- The Enterprise
- The Recorder
Using recently awarded grant money, the Calvert County Health Department will implement a program to coordinate and provide comprehensive health care and other services to pregnant women with substance abuse issues in April.
The program, called “Healthy Beginnings — Infant Morbidity and Mortality Reduction,” will target substance-abusing pregnant women and women of reproductive age of low socioeconomic backgrounds to assist them with earlier entry into and coordination of prenatal care, as well as addiction and mental health services, according to literature about the program.
The department received a three-year grant of $230,000 from the Maryland Community Health Resources Commission, which held a competition for the grant that was open to all nonprofit organizations in Maryland, said Dr. Laurence Polsky, health officer at the Calvert health department.
The program will not require the health department to create any new positions, but it will increase the hours of its part-time staff, freeing up the full-time staff to do outreach.
Recognition of a growing problem in the county prompted the department to develop the program and apply for the grant.
An increase in narcotic addiction has disproportionately affected women in rural areas, and during the past five years, the Calvert County Substance Abuse outpatient services have seen a 350 percent increase in requests for treatment for prescription drug abuse, according to the literature. The statewide average increase is 103 percent.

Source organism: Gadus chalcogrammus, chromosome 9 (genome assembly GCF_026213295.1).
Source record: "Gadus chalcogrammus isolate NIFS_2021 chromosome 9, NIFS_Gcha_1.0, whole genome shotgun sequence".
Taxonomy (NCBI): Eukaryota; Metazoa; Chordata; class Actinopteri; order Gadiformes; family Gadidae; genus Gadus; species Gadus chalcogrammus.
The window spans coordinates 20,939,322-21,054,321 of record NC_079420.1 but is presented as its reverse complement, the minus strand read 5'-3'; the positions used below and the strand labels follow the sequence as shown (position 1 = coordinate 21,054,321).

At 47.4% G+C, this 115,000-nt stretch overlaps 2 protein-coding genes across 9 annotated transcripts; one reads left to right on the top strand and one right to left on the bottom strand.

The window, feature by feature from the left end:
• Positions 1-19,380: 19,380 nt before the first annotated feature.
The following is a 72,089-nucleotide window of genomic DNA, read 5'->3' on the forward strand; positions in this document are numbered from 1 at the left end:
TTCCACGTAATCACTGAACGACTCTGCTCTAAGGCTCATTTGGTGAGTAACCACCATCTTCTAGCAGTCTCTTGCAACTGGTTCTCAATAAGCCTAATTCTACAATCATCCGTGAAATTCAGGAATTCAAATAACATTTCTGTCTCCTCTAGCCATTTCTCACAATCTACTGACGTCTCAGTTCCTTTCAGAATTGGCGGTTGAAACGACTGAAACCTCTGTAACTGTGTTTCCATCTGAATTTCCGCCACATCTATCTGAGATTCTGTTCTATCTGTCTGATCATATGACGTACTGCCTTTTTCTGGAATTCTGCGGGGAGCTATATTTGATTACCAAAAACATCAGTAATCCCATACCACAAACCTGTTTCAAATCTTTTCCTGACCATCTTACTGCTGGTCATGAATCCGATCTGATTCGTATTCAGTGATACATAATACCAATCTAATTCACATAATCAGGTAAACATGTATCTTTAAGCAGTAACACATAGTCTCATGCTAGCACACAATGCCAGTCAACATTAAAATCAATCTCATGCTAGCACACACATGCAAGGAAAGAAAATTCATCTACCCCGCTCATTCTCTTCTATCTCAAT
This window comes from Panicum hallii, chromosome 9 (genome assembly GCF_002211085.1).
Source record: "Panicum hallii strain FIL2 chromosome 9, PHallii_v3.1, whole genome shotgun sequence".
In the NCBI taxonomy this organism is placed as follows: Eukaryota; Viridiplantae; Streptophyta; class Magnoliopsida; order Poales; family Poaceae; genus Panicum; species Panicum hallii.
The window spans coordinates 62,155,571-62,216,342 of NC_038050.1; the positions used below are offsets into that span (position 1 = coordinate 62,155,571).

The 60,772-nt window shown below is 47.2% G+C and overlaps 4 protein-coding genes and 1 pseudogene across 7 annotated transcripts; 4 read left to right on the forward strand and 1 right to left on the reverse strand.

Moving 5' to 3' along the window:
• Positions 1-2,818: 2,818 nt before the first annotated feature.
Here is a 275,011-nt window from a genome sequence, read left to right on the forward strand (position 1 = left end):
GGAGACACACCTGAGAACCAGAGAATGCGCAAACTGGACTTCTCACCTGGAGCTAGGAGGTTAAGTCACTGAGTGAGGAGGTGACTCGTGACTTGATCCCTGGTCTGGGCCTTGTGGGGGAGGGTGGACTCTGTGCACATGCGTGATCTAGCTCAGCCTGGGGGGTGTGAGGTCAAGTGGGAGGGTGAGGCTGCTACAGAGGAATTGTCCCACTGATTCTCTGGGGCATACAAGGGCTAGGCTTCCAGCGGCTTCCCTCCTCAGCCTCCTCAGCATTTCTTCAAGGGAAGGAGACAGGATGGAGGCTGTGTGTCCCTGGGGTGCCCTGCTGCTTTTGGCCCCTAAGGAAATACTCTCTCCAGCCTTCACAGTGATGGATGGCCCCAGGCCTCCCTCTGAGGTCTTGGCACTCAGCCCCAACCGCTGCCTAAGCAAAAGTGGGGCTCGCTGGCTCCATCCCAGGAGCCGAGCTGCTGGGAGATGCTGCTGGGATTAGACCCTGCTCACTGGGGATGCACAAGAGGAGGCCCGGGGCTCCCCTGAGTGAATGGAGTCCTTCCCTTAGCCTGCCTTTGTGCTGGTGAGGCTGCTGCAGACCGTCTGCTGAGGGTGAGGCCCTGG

In addition to a widespread substance abuse problem that is affecting the entire county, there has been an increase in the number of women in an age range in which they may become pregnant who are abusing prescription drugs and heroin, Polsky said.
Women who use substances have a higher risk of complications during pregnancy, including premature birth, said Betsy Bridgett, registered nurse and Maternal Child Health Program supervisor at the department.
A baby who is born near full term will require about $50,000 worth of care, while the cost for a baby who is born at 28 weeks can reach $250,000 for a 7- to 10-day stay in the Neonatal Intensive Care Unit, according to information about the program.
Bridgett’s long-term goals for the program include seeing healthier babies born and improving the lives of their mothers by stabilizing them and relieving some of their stressors to increase their chances of recovery.
The Calvert County Fetal Infant Mortality Review revealed an uptick in the number of babies born to women addicted to opiates during the past several years, and most of the cases reviewed were women who came from households that were below the federal poverty level, Polsky said.
Some aspects of prenatal care pose significant challenges to women living in poverty.
Polsky cited transportation to get to appointments and securing care for other children once they are there as barriers women face.
In addition to alleviating these burdens, the program’s “intensive case management” will connect women with local obstetric and primary care providers, WIC (Women, Infants and Children) services, social services, dental care, health insurance enrollment, reliable contraception and community resources, including education and job training opportunities.
“Dr. Polsky is very committed to improving the lives of women and children in our county and this grant offers an exciting opportunity to do just that,” Bridgett said.